Michael Faraday

André-Marie Ampère and Electromagnetism

André-Marie Ampère and Electromagnetism

On January 20, 1775, French physicist and mathematician André-Marie Ampère was born, after whom the unit of measurement of electric current, the ampere, is named. He is generally considered as one of the main founders of the science of classical electromagnetism, which he referred to as “electrodynamics“. A Child Prodigy André-Maria Ampère was born into a well educated family and influenced by the theories of Jean-Jacques Rousseau early. He was home schooled by his…
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Nicholas Callan and the Induction Coil

Nicholas Callan and the Induction Coil

On December 22, 1799, Irish priest and physicist Nicholas Callan was born. Callan invented the induction coil (1836) before that of better-known Heinrich Ruhmkorff. Callan‘s coil was built using a horseshoe shaped iron bar wound with a secondary coil of thin insulated wire under a separate winding of thick insulated wire as the “primary” coil. Each time a battery‘s current through the “primary” coil was interrupted, a high voltage current was produced in…
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Sir Joseph William Bazalgette and the Great Stink of 1858

Sir Joseph William Bazalgette and the Great Stink of 1858

On March 28, 1819, British civil engineer Joseph William Bazalgette was born. As chief engineer of London‘s Metropolitan Board of Works Bazalgette‘s major achievement was the creation in response to the Great Stink of 1858 of a sewer network for central London which was instrumental in relieving the city from cholera epidemics, while beginning the cleansing of the River Thames. From Railway Projects to London’s Sewers Joseph William Bazalgette was mainly educated at home…
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Lord Kelvin and the Analysis of Thermodynamics

Lord Kelvin and the Analysis of Thermodynamics

On December 17, 1907, Irish physicist William Thomson, 1st Baron Kelvin of Largs, passed away. Thomson did important work in the mathematical analysis of electricity and formulation of the first and second laws of thermodynamics. Absolute temperatures are stated in units of kelvin in his honour. He was ennobled in 1892 in recognition of his achievements in thermodynamics. Go, wondrous creature! mount where Science guides; Go measure earth, weigh air, and state…
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James Dewar and the Liquefaction of Gases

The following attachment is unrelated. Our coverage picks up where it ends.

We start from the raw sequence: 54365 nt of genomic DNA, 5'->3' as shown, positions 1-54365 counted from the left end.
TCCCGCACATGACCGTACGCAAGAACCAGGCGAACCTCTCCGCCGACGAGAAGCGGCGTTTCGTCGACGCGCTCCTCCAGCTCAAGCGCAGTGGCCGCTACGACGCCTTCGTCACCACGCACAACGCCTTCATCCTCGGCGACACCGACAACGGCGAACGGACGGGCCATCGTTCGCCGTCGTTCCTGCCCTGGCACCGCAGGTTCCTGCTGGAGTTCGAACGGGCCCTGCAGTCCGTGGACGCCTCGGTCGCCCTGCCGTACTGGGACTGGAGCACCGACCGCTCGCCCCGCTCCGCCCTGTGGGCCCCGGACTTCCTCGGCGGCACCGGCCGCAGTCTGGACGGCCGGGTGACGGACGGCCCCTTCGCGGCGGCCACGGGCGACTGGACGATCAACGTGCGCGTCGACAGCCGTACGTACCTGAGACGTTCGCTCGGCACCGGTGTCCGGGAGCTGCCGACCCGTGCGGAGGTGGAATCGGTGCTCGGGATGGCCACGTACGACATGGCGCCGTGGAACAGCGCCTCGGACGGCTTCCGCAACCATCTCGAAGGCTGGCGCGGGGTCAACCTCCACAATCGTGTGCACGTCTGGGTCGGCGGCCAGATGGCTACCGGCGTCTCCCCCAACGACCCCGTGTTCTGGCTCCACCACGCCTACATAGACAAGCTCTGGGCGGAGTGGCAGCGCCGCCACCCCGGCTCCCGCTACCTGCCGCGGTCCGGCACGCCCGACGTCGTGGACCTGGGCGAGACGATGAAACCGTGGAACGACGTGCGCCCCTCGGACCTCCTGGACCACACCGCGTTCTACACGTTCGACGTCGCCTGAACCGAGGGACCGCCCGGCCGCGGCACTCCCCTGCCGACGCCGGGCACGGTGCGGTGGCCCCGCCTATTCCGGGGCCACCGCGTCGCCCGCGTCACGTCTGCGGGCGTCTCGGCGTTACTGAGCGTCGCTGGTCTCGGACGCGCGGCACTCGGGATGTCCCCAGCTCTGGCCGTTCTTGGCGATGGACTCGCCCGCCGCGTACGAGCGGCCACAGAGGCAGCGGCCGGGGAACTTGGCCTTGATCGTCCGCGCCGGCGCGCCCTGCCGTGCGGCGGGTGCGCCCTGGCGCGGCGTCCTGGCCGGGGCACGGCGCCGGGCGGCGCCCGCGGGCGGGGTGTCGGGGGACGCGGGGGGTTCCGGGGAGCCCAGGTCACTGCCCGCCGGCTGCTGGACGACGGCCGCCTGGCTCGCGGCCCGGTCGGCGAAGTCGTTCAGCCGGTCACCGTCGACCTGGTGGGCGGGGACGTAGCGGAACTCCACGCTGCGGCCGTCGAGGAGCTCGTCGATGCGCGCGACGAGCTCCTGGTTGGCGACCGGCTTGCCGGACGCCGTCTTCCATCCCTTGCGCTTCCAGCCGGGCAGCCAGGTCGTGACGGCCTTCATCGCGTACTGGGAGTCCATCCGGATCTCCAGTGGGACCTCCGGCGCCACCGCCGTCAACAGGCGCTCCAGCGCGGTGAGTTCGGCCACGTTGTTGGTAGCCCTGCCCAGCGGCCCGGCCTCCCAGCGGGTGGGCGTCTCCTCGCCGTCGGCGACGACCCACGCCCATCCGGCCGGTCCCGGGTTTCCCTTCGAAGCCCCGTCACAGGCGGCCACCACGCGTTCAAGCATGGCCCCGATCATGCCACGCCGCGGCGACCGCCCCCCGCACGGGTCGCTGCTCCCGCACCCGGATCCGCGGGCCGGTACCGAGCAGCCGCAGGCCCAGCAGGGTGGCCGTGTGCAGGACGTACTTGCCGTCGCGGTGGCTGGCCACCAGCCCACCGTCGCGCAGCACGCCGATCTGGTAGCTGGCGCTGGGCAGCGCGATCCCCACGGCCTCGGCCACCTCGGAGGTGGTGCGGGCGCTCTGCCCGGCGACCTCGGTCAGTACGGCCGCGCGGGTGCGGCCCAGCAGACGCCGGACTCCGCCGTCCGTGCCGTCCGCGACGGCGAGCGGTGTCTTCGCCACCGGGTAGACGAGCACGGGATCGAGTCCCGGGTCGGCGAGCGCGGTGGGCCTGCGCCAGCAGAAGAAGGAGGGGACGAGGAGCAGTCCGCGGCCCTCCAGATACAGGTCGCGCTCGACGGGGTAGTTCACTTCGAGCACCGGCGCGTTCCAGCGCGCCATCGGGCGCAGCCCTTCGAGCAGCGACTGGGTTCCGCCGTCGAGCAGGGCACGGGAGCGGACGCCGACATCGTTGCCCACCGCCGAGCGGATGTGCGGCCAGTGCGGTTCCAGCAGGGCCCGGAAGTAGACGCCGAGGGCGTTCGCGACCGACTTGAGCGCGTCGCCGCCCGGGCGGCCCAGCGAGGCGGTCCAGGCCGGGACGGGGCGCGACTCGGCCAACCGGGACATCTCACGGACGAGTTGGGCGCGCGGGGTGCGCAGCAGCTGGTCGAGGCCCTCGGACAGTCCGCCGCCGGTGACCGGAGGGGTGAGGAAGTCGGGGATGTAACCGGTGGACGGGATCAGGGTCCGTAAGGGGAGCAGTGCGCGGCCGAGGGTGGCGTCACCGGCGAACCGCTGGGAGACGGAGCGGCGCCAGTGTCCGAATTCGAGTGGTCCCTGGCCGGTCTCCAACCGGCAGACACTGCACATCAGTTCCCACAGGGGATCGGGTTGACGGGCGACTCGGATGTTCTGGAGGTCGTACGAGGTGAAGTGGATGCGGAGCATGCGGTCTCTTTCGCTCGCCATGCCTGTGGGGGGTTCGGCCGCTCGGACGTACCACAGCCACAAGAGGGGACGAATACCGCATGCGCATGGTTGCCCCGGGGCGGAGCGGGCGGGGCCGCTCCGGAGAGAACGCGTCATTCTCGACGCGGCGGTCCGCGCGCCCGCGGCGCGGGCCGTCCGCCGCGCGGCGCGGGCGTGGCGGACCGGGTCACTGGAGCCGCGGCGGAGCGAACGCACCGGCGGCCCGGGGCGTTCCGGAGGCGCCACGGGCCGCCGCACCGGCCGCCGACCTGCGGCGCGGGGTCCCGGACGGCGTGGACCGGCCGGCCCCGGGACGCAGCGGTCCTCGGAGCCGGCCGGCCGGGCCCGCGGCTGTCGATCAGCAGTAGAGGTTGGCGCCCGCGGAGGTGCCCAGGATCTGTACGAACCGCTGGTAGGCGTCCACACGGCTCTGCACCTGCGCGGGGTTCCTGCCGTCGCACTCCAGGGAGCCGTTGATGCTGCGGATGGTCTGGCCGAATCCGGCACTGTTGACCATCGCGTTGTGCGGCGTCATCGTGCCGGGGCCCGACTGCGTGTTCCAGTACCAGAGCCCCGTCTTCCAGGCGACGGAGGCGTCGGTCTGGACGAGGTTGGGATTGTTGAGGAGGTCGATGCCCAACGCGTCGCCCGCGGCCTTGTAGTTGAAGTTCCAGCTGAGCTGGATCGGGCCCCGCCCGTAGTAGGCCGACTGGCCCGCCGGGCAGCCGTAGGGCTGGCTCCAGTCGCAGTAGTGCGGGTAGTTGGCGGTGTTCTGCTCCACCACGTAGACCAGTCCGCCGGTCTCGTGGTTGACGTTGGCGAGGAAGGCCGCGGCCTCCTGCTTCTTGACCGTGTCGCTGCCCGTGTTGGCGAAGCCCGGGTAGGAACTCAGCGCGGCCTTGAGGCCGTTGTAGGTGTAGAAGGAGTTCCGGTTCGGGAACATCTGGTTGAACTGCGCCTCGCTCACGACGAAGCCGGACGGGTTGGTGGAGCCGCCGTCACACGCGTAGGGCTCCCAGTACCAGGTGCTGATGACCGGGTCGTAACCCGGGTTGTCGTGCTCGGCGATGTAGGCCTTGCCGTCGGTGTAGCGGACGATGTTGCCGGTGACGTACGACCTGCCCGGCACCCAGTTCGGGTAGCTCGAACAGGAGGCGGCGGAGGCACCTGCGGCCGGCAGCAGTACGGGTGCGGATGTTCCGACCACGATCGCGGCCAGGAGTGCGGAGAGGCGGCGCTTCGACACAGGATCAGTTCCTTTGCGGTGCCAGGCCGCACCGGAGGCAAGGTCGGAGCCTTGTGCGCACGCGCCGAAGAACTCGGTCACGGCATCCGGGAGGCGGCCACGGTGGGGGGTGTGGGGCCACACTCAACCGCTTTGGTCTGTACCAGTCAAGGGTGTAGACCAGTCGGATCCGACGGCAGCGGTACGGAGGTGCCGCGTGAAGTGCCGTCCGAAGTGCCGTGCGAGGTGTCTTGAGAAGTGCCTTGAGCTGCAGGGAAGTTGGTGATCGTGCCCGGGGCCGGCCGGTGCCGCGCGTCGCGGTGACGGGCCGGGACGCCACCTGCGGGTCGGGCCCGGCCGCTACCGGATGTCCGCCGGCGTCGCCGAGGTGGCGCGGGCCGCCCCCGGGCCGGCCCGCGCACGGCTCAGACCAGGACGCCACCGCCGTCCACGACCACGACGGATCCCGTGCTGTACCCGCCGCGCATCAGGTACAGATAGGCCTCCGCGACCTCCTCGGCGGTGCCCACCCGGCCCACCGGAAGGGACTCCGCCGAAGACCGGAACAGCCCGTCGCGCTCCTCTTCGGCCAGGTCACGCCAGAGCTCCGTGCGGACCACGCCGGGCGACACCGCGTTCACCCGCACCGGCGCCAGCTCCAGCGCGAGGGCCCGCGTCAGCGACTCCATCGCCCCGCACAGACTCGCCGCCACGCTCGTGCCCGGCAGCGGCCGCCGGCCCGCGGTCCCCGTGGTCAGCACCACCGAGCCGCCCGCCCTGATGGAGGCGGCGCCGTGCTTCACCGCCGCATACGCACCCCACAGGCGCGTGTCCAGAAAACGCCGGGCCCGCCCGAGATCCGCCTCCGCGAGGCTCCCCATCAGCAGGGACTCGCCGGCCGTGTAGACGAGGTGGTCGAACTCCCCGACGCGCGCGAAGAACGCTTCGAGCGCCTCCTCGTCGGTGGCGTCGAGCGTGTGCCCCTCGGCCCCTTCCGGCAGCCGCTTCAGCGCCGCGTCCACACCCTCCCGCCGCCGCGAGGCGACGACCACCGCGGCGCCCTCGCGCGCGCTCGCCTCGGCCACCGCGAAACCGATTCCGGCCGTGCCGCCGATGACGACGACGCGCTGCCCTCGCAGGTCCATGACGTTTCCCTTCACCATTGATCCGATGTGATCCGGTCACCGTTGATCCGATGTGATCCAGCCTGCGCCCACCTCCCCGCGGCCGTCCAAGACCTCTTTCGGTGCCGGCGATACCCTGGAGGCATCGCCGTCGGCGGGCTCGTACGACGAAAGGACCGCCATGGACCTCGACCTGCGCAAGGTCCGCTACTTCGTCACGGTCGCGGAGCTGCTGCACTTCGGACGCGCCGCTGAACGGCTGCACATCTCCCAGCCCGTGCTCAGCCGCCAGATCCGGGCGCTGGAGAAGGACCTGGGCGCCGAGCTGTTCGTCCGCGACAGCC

James Dewar and the Liquefaction of Gases

Sir James Dewar (1842-1923) On September 1842, Scottish chemist and physicist Sir James Dewar was born. He is probably best-known today for his invention of the Dewar flask, which he used in conjunction with extensive research into the liquefaction of gases. James Dewar was born in Kincardine, Fife, Scotland, in 1842, the youngest of six boys. He lost his parents at the age of 15. He was educated at Dollar Academy and…
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John Tyndall and the Physics of Air

John Tyndall and the Physics of Air

John Tyndall (1820–1893) caricatured as a preacher in the magazine Vanity Fair, 1872 On August 2, 1820, British physicist John Tyndall was born. His initial scientific fame arose in the 1850s from his study of diamagnetism. Later he made discoveries in the realms of infrared radiation and the physical properties of air. As the most prominent example, he was able to demonstrate why the sky is blue. John Tyndall was born in Leighlinbridge,…
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James Clerk Maxwell and the Electromagnetic Fields

James Clerk Maxwell and the Electromagnetic Fields

James Clerk Maxwell(1831 – 1879) On June 13, 1831, Scottish physicist James Clerk Maxwell was born. His most prominent achievement was formulating a set of equations that united previously unrelated observations, experiments, and equations of electricity, magnetism, and optics into a consistent theory. According to his theory he has demonstrated that electricity, magnetism and light are all manifestations of the same phenomenon, namely the electromagnetic field. This has been called the “second…
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Humphry Davy and the Electrolysis

Humphry Davy and the Electrolysis

Sir Humphry Davy (1778 – 1829) Painting by Thomas Phillips On November 19, 1807, British chemist and inventor Humphry Davy reported to the Royal Society about the isolation of potassium and sodium from different salts by electrolysis. Davy was one of the pioneers in the field of electrolysis using the newly invented voltaic pile to split up common compounds and thus prepare many new elements. Humphry Davy was born in 1778 in…
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A Life of Discoveries –  the great Michael Faraday

A Life of Discoveries – the great Michael Faraday

Michael Faraday (1791 – 1867) in his laboratory Painting by Harriet Moore On September 22, 1791, the famous chemist and physicist Michael Faraday  was born. He is responsible for the discovery of the electromagnetic induction, the laws of electrolysis and best known for his inventions, which laid the foundations to the electrical industry. But, to understand the person and the scientist Michael Faraday, we have to look a little bit into his…
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